Argentina says abnormal noise heard after submarine’s last contact as hopes fade

Above, supportive messages for the 44 crew members of Argentine missing submarine hang outside Argentina’s Navy base in Mar del Plata. The clock is ticking down on hopes of finding alive the 44 crew members now missing for a week, amid fears their oxygen had run out.(AFP)
Updated 23 November 2017
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Argentina says abnormal noise heard after submarine’s last contact as hopes fade

MAR DELA PLATA, Argentina: Argentina’s navy said Wednesday it was investigating an unusual noise detected in the South Atlantic hours after it last communicated with a missing submarine, but refused to confirm whether it indicated an explosion.
The development came as the clock was ticking down on hopes of finding alive the 44 crew members now missing for a week despite a massive search of surface and seabed, amid fears their oxygen had run out.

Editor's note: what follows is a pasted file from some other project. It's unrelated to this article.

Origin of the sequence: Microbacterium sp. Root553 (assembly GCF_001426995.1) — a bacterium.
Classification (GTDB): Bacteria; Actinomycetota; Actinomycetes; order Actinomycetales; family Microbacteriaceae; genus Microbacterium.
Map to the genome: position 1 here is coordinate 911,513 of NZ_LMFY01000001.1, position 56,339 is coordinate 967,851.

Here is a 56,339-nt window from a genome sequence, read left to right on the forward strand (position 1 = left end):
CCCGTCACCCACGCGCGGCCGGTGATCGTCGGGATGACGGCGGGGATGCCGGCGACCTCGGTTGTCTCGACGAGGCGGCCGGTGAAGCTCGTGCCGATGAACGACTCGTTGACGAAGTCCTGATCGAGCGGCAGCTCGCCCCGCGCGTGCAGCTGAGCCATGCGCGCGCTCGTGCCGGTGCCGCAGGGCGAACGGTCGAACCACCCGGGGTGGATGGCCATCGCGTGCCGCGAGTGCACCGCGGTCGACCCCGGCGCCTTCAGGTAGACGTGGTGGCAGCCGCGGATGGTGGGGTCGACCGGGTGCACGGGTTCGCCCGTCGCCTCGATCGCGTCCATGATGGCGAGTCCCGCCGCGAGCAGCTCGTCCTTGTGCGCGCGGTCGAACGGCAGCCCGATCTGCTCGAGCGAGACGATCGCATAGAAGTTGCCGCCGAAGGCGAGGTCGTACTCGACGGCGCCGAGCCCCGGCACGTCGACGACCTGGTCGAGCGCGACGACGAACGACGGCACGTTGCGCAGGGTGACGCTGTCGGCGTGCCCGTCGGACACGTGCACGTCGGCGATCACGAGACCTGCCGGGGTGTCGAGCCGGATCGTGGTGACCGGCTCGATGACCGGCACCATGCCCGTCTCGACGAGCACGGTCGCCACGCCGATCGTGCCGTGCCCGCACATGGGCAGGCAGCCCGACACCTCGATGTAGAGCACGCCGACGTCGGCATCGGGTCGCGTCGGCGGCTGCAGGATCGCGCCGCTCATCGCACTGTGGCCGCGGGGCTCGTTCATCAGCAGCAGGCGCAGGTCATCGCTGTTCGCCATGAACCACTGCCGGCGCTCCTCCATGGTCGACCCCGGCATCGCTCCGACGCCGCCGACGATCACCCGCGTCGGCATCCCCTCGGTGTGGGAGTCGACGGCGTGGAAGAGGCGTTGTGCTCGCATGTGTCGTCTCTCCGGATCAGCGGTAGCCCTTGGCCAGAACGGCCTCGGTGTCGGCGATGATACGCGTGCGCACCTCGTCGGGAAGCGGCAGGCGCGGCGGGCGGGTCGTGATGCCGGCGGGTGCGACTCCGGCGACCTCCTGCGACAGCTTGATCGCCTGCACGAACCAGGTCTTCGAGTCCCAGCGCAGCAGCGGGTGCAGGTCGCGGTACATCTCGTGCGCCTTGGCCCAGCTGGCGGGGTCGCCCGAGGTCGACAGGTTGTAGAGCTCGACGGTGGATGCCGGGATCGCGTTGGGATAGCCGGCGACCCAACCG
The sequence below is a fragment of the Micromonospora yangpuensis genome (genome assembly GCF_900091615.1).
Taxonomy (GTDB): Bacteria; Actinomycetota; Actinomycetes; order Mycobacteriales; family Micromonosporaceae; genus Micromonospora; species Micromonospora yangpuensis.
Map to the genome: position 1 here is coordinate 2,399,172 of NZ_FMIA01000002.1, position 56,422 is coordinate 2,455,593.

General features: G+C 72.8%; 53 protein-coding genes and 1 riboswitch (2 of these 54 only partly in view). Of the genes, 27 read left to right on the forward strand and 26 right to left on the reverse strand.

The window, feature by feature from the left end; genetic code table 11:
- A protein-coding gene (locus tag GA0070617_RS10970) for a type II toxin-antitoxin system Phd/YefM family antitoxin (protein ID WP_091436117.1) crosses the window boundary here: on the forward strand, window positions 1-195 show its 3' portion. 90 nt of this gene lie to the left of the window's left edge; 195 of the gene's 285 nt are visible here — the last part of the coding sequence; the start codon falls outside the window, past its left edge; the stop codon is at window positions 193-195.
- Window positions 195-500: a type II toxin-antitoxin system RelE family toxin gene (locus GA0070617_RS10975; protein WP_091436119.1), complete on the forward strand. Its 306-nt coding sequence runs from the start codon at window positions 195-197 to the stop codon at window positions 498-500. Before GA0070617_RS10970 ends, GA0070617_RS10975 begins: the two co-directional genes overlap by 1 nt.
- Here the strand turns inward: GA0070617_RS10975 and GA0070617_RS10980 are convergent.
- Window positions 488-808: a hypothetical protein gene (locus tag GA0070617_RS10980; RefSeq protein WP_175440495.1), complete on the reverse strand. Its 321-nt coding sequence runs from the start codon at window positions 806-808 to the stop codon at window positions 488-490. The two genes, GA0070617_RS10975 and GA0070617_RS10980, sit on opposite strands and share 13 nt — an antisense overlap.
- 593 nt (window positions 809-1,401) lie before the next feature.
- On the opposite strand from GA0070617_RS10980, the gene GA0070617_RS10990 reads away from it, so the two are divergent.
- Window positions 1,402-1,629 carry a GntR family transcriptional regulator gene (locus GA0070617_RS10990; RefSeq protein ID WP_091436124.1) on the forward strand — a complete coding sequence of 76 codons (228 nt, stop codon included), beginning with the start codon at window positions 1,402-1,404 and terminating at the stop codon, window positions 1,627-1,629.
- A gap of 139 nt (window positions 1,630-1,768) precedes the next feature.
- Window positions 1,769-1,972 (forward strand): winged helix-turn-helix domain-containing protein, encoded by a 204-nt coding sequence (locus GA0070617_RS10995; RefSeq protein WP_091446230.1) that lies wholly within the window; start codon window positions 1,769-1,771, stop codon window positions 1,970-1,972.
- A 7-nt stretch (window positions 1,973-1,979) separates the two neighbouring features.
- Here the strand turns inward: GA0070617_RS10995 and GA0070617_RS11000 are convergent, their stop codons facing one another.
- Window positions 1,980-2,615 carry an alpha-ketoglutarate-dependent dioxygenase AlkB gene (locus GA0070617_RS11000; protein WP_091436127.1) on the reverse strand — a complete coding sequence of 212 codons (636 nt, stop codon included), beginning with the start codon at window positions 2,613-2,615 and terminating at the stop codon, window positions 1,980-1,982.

The ARA San Juan would have had enough oxygen for its crew to survive underwater in the South Atlantic for seven days since its last contact, according to officials. At 0730 GMT Wednesday, that time had elapsed.
Navy spokesman Enrique Balbi told reporters a “hydro-acoustic anomaly” was detected in the ocean almost three hours after the last communication with the vessel on November 15, 30 miles (48 kilometers) north of its last known position.
Asked if the noise could have been an explosion, the spokesman declined to speculate, saying only: “It has to be corroborated and looked into.”
Balbi added: “We are in a very dangerous situation, and one that is getting worse.”
Information about the unusual noise became available Thursday after being relayed by the United States and “after all the information from all agencies reporting such hydroacoustic events was reviewed, Balbi explained.